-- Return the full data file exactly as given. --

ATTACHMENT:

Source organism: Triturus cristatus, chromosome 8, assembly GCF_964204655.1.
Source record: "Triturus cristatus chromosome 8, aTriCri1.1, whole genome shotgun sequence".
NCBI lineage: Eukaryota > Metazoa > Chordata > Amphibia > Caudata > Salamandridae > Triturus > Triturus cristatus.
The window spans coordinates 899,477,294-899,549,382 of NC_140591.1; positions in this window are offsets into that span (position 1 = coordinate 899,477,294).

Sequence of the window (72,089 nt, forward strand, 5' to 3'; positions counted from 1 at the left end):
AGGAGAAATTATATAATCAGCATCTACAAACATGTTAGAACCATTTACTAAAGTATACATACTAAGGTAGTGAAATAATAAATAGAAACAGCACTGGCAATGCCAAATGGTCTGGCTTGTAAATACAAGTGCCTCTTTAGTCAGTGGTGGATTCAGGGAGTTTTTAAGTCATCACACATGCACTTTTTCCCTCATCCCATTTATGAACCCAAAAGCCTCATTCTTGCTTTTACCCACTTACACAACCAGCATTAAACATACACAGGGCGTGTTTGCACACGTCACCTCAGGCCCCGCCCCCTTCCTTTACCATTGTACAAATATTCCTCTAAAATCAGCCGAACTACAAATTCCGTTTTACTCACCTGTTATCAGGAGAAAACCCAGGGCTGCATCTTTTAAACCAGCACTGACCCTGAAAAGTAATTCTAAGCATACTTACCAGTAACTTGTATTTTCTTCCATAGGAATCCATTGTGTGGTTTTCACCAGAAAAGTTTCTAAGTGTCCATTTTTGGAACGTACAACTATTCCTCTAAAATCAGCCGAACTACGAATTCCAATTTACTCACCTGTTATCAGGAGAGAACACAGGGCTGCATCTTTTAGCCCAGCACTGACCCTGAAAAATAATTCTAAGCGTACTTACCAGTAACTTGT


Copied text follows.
Source organism: Triturus cristatus, chromosome 8, assembly GCF_964204655.1.
Source record: "Triturus cristatus chromosome 8, aTriCri1.1, whole genome shotgun sequence".
NCBI lineage: Eukaryota > Metazoa > Chordata > Amphibia > Caudata > Salamandridae > Triturus > Triturus cristatus.
The window spans coordinates 899,477,294-899,549,382 of NC_140591.1; positions in this window are offsets into that span (position 1 = coordinate 899,477,294).

Sequence of the window (72,089 nt, forward strand, 5' to 3'; positions counted from 1 at the left end):
AGGAGAAATTATATAATCAGCATCTACAAACATGTTAGAACCATTTACTAAAGTATACATACTAAGGTAGTGAAATAATAAATAGAAACAGCACTGGCAATGCCAAATGGTCTGGCTTGTAAATACAAGTGCCTCTTTAGTCAGTGGTGGATTCAGGGAGTTTTTAAGTCATCACACATGCACTTTTTCCCTCATCCCATTTATGAACCCAAAAGCCTCATTCTTGCTTTTACCCACTTACACAACCAGCATTAAACATACACAGGGCGTGTTTGCACACGTCACCTCAGGCCCCGCCCCCTTCCTTTACCATTGTACAAATATTCCTCTAAAATCAGCCGAACTACAAATTCCGTTTTACTCACCTGTTATCAGGAGAAAACCCAGGGCTGCATCTTTTAAACCAGCACTGACCCTGAAAAGTAATTCTAAGCATACTTACCAGTAACTTGTATTTTCTTCCATAGGAATCCATTGTGTGGTTTTCACCAGAAAAGTTTCTAAGTGTCCATTTTTGGAACGTACAACTATTCCTCTAAAATCAGCCGAACTACGAATTCCAATTTACTCACCTGTTATCAGGAGAGAACACAGGGCTGCATCTTTTAGCCCAGCACTGACCCTGAAAAATAATTCTAAGCGTACTTACCAGTAACTTGT